While the dust starts to settle from Yevgeny Prigozhin’s abortive march on Moscow with his Wagner mercenaries, details of the deal that brought their short-lived insurrection to an end remain incomplete and confusing.

In fact, anybody who says they’re not bewildered by the situation plainly hasn’t been paying attention. But while the short-term impact of the challenge to Moscow’s authority is still playing out, the long-term consequences for Russia are far more clear.

Both President Vladimir Putin, and Russia itself, have been shown to be far weaker than they would like to pretend to be. The sight of Wagner columns apparently being waved through on their way to Moscow, and calmly breezing in to occupy a key military headquarters while holding coffees, has exploded the idea that Putin has a firm and unchallenged grip on power throughout his own country.…  Seguir leyendo »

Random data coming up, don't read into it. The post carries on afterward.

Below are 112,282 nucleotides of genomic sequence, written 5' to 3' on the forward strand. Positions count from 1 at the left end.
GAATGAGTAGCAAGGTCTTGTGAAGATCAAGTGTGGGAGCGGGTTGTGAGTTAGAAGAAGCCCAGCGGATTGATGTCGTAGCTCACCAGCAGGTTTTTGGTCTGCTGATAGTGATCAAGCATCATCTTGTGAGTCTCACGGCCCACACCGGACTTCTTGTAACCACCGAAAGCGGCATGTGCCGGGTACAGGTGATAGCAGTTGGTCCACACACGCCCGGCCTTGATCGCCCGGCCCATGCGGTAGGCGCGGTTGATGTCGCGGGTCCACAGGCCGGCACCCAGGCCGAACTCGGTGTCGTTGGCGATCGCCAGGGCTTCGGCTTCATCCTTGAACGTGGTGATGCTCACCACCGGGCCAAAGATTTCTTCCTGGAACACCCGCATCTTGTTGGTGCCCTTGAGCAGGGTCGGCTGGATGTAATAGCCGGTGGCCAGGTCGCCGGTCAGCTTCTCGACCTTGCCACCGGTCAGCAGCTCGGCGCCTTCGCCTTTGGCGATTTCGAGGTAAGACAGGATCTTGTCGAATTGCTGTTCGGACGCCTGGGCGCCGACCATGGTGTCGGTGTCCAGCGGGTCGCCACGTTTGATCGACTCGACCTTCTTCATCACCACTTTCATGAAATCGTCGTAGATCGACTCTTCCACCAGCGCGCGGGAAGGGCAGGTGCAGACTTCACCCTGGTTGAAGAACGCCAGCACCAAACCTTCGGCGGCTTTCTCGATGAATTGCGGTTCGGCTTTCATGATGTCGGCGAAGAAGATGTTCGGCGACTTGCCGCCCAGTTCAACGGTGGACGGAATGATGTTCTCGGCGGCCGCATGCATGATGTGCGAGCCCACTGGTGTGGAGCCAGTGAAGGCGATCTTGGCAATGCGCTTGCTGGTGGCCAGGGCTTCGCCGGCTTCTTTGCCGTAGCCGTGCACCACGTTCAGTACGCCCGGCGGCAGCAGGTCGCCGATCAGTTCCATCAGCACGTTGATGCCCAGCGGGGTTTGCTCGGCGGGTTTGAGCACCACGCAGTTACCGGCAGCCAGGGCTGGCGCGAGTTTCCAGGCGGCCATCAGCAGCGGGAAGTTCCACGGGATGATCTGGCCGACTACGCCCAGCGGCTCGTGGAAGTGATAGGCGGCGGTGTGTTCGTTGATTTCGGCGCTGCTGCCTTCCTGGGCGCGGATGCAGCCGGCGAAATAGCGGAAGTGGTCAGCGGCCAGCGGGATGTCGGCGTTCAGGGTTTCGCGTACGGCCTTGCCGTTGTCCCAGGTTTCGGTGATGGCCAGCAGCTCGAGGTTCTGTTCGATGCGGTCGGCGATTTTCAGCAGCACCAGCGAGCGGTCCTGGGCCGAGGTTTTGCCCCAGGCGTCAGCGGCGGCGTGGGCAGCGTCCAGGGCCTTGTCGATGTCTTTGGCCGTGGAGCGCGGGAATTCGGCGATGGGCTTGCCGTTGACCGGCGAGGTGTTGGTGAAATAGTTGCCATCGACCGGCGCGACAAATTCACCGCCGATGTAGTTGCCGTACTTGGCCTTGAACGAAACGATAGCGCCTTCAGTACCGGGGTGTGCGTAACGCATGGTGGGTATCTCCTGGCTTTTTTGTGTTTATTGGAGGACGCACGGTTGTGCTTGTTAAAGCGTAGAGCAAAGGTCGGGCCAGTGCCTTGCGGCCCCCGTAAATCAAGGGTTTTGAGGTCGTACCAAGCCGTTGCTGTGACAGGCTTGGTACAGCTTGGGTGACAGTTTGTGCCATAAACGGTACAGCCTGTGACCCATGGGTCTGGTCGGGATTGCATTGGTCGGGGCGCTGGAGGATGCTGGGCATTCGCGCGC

There is a certain karmic justice to the brief mutiny staged in Russia by Yevgeny Prigozhin and his Wagner mercenary group. The most serious challenge to Vladimir Putin’s 23-year reign came as a direct result of the way he has structured his regime—and from a man who owed his wealth and power to the president’s patronage. It has starkly highlighted the growing weaknesses of Mr Putin’s system of power, leaving him more vulnerable than ever.

Mr Putin’s Russia is a peculiar hybrid: an almost medieval court perched atop a modern, bureaucratic state. In this “adhocracy”, power is defined less by one’s formal role than by proximity to the monarch.…  Seguir leyendo »

President Aleksandr Lukashenko of Belarus has been boasting of his role in ending the brief mutiny in Russia. James Hill for The New York Times